Coffee Ice Cream

DessertFreezer-friendlyCoffeeIce Cream

Homemade coffee ice cream recipe using milk and cream infused with whole coffee beans.

Photography Credit: Elise Bauer

I love coffee ice cream, but rarely get it because the caffeine does a number on me. If I have coffee or even mocha ice cream after dinner I’m jittery until 3 am.

So, when I opened David Lebovitz‘s new book, The Perfect Scoop and found a recipe for coffee ice cream on page 34, the ice cream maker bowl immediately went into the freezer.

If you make your own coffee ice cream, you can make it with decaffeinated beans! No late night jitters. Safe for kids.

David has provided helpful advice for me on practically every ice cream recipe on this site, which have all turned out great, so it’s no wonder that his new book’s recipes are spot on. I think this is the best coffee ice cream I’ve ever had.

Coffee Ice Cream Recipe

  • Yield: Makes 1 quart


  • 1 1/2 cups whole milk
  • 3/4 cup sugar
  • 1 1/2 cups whole coffee beans (decaf unless you want the caffeine in your ice cream)
  • Pinch of salt
  • 1 1/2 cups heavy cream
  • 5 large egg yolks
  • 1/4 teaspoon vanilla extract
  • 1/4 teaspoon finely ground coffee (press grinds through a fine mesh sieve)


1 Heat the milk, sugar, whole coffee beans, salt, and 1/2 cup of the cream in a medium saucepan until it is quite warm and steamy, but not boiling. Once the mixture is warm, cover, remove from the heat, and let steep at room temperature for 1 hour.

2 Pour the remaining 1 cup of cream into a medium size metal bowl, set on ice over a larger bowl. Set a mesh strainer on top of the bowls. Set aside.

3 Reheat the milk and coffee mixture, on medium heat, until again hot and steamy (not boiling!). In a separate bowl, whisk the egg yolks together. Slowly pour the heated milk and coffee mixture into the egg yolks, whisking constantly so that the egg yolks are tempered by the warm milk, but not cooked by it. Scrape the warmed egg yolks back into the saucepan.

4 Stir the mixture constantly over medium heat with a heatproof, flat-bottomed spatula, scraping the bottom as you stir, until the mixture thickens and coats the spatula so that you can run your finger across the coating and have the coating not run. This can take about 10 minutes.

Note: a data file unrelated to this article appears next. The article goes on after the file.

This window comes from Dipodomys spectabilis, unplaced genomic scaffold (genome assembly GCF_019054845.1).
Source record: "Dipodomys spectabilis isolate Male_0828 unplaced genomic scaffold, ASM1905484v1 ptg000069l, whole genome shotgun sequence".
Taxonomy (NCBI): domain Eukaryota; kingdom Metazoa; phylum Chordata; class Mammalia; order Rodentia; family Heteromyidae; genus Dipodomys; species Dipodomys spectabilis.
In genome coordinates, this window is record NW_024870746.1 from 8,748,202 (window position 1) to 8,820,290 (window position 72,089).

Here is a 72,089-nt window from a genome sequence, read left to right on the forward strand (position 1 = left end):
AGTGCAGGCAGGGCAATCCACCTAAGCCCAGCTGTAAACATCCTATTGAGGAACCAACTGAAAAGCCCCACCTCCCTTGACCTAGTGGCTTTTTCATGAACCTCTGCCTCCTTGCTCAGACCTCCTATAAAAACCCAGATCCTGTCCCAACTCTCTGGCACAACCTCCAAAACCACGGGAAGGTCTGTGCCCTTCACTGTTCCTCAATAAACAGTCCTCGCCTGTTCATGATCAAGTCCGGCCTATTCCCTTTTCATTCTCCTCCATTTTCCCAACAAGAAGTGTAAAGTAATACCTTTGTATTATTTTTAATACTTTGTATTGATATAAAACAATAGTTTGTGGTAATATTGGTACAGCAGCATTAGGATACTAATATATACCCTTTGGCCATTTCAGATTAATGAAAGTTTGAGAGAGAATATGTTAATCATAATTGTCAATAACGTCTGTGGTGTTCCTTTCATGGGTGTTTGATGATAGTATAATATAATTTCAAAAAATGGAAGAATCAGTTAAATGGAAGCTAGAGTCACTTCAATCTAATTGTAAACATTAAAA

5 Pour the custard through the strainer and stir it into the cream. Press on the coffee beans in the strainer to extract as much of the coffee flavor as possible. Then discard the beans. Mix in the vanilla and finely ground coffee, and stir until cool.

6 Chill the mixture thoroughly in the refrigerator, then freeze it in your ice cream maker according to the manufacturer's instructions.

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Salted Butter Caramel Ice Cream from David Lebovitz

71 Comments / Reviews

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Did you make it? Rate it!

  • Nicolette

    Absolutely delicious. It’s well worth the extra preparation time! It’s always a hit when I make this.


  • Ruth G.

    This was the best ice cream I’ve ever had. The coffee flavor was superb (I used decaf french roast). It didn’t make a quart, by any means, but this recipe is definitely a keeper.


  • Rose

    For those who thought the coffee flavor was too mild, I had the same problem – at first. But I persevered with it, and after it was completed and frozen, the coffee flavor just popped. I wouldn’t call it a strong flavor, but just right. Very very nice, and it will go in my favorites file. Thanks for the recipe!

  • Jen

    I made a vegan version of this recipe and it came out insanely good. The best ice cream I’ve ever made, hands down. I never would have thought to steep the coffee beans like a tea, but that is the key to getting that intense coffee flavor!

  • prenks

    I’m afraid I found this recipe rather disappointing. As other commenters have mentioned, it produced less ice cream than expected. When I make a recipe with three cups liquid, my ice cream maker can barely handle that amount. Here there was plenty of room to spare. Also, I had to let the beans sit in the cream mixture overnight for any kind of coffee flavour to come out. After an hour of infusing, it mostly just tasted like sugar. I’m a tea drinker and generally say that I like vaguely coffee flavoured milk, so I was rather surprised given other reviews mentioned a strong coffee flavour. And even after 24 hours of infusing, the coffee flavour is very, very mild. I feel that I wasted a significant amount of ingredients for very little result. The texture is wonderful and the base is a good starting point, but for me, the coffee element is a miss. Next time around I’m going to try a recipe that calls for a fraction of the amount of beans, but freshly ground and strained.

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Coffee Ice Cream